Patent leather has been processed to achieve a characteristic shiny, glossy look. It is commonly used to make wallets, purses, jackets and shoes. White patent leather can be a challenge to keep clean. Each tiny scuff and every bit of dirt seem to be highlighted against the snow-white background. Even with immaculate care, over time the shine of patent leather is apt to dull and the white is likely to yellow. To keep your white patent leather dirt free and gleaming, choose one of the many methods outlined in the guide below.
Soak a cotton ball with acetone-based nail polish removal. Gently rub any scuffed areas or discolorations. Dry with a soft cloth, if necessary. Apply a thin coat of white toothpaste to the affected area by placing a dab on your index finger and rubbing the patent leather using small, circular motions. Allow the toothpaste to dry and then buff with a stiff bristled brush or dry cloth, to remove any excess. Then, brush a light coating of quick drying liquid paper over the area and let dry for 2 hours.
Remove stains or imperfections with a bleaching pen or a bit of Goo Gone stain remover. Once the stains have been removed, rub the patent leather with a piece of refrigerated biscuit dough. Dry the leather with a soft cloth and rub in a dab of petroleum jelly or mineral oil to liven up a dull sheen.
Wash the patent leather in full fat, or whole, milk. Moisten a dry cloth with the milk and rub the material with the cloth to remove any surface blemishes. Allow the leather to dry and then shine them up by applying a bit of olive oil to a cotton ball and lightly running it over the material.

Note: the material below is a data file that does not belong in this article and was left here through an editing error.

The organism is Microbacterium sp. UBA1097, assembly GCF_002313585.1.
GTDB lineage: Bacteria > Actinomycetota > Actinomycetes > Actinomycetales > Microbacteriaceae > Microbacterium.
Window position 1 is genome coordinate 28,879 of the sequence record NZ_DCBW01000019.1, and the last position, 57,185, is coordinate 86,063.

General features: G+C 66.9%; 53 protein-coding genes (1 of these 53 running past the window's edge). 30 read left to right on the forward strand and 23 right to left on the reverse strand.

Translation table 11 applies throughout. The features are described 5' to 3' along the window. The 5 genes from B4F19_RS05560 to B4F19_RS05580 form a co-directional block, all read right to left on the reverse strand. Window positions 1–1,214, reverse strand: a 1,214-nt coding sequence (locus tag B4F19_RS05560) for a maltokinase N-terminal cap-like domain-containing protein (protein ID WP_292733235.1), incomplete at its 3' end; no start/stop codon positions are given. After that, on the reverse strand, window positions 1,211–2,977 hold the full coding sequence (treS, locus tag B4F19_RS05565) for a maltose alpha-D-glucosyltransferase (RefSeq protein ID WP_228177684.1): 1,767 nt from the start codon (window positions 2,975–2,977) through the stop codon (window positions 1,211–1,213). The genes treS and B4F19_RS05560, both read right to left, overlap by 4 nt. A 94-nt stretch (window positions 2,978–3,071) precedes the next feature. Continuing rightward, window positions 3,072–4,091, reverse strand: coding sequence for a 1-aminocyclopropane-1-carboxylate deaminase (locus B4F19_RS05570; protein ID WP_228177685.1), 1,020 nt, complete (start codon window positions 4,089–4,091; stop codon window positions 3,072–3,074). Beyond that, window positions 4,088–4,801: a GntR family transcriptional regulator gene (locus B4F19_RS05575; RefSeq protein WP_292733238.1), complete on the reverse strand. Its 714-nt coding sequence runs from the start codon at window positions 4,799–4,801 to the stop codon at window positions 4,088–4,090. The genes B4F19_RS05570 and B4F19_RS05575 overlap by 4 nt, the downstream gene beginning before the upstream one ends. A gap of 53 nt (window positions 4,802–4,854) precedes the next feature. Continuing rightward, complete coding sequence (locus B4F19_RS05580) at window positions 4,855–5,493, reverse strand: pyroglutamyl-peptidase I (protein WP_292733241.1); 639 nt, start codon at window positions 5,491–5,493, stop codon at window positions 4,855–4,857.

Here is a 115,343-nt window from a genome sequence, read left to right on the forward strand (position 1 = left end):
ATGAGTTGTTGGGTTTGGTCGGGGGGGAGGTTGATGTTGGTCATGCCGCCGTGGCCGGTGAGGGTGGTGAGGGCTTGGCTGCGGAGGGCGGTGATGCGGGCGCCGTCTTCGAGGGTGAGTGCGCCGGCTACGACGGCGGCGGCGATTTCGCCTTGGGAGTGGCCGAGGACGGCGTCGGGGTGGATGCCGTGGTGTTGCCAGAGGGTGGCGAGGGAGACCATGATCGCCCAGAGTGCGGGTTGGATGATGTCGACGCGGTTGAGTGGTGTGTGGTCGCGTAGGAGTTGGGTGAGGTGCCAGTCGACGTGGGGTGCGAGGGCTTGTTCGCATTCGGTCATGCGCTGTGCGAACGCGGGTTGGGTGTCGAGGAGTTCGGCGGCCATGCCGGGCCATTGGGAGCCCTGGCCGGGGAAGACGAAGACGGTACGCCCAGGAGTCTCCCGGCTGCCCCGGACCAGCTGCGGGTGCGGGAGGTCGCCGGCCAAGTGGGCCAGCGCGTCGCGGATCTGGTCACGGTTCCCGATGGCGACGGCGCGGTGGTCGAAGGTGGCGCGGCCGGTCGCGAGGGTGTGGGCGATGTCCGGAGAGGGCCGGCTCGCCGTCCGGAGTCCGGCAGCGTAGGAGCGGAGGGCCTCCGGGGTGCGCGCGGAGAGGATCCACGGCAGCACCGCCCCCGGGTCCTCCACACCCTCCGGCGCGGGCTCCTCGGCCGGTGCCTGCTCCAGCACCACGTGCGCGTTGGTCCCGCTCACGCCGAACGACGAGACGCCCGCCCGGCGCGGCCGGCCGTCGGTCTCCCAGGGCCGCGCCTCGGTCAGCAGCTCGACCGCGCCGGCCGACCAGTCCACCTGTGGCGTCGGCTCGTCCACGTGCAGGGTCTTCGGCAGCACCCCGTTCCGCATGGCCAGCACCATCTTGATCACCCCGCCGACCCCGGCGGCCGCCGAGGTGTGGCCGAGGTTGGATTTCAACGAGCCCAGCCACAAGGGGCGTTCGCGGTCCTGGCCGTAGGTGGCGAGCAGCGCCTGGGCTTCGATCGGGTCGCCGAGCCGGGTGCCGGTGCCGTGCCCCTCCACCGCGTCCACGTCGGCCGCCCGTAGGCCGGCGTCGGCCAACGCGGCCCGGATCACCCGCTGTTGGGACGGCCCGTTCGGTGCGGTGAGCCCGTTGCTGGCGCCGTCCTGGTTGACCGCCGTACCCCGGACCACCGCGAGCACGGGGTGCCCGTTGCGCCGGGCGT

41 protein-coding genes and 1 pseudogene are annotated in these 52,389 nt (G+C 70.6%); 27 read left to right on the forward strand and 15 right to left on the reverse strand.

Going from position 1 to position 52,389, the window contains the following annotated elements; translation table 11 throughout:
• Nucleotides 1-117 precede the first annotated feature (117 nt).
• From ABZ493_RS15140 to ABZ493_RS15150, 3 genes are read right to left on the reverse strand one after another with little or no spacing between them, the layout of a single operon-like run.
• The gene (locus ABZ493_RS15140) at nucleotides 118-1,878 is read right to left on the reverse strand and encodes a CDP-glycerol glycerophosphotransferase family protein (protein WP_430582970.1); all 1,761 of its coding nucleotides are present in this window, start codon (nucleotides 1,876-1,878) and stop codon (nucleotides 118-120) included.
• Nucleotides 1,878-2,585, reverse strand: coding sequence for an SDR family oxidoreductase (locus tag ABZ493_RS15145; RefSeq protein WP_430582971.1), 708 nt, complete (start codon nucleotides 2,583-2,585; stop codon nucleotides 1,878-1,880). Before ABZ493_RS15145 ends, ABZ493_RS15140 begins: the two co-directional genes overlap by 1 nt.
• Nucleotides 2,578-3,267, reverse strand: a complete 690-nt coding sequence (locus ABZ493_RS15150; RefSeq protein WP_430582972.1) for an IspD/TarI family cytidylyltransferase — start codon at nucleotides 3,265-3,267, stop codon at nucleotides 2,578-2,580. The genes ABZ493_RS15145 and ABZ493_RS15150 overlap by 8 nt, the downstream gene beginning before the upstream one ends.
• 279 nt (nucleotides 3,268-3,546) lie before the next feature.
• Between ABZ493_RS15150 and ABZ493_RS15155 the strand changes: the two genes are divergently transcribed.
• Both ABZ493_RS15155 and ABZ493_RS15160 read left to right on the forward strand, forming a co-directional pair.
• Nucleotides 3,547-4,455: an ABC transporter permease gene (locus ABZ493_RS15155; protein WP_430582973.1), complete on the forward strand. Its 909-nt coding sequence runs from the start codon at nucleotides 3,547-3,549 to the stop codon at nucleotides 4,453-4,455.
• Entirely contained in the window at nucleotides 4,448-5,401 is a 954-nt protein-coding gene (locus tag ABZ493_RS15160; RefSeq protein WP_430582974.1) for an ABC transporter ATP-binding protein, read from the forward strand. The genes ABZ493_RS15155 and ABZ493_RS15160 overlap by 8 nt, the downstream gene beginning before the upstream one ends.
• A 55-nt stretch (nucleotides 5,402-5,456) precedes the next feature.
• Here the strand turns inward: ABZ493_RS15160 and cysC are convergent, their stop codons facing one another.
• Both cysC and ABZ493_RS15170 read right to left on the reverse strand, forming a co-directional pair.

Remove any dirt or debris from the material by wiping it away with a damp sponge. Allow the patent leather to dry and apply a light coating of shaving cream. Once the shaving cream has dried, eliminate any excess by rubbing the material with a tissue. Then spread a light coat of vegetable oil over the patent leather to add a glossy finish.
Purchase a patent leather cleaner from a tailor, shoe shop or shoe department of a retailer if you feel the item is too valuable to risk trying a home remedy. Buy a cleaner formulated for white, or choose the neutral variety that can then be used on other items.
Lisa Parris is a writer and former features editor of "The Caldwell County News." Her work has also appeared in the "Journal of Comparative Parasitology," "The Monterey County Herald" and "The Richmond Daily News." In 2012, Parris was honored with awards from the Missouri Press Association for best feature story, best feature series and best humor series.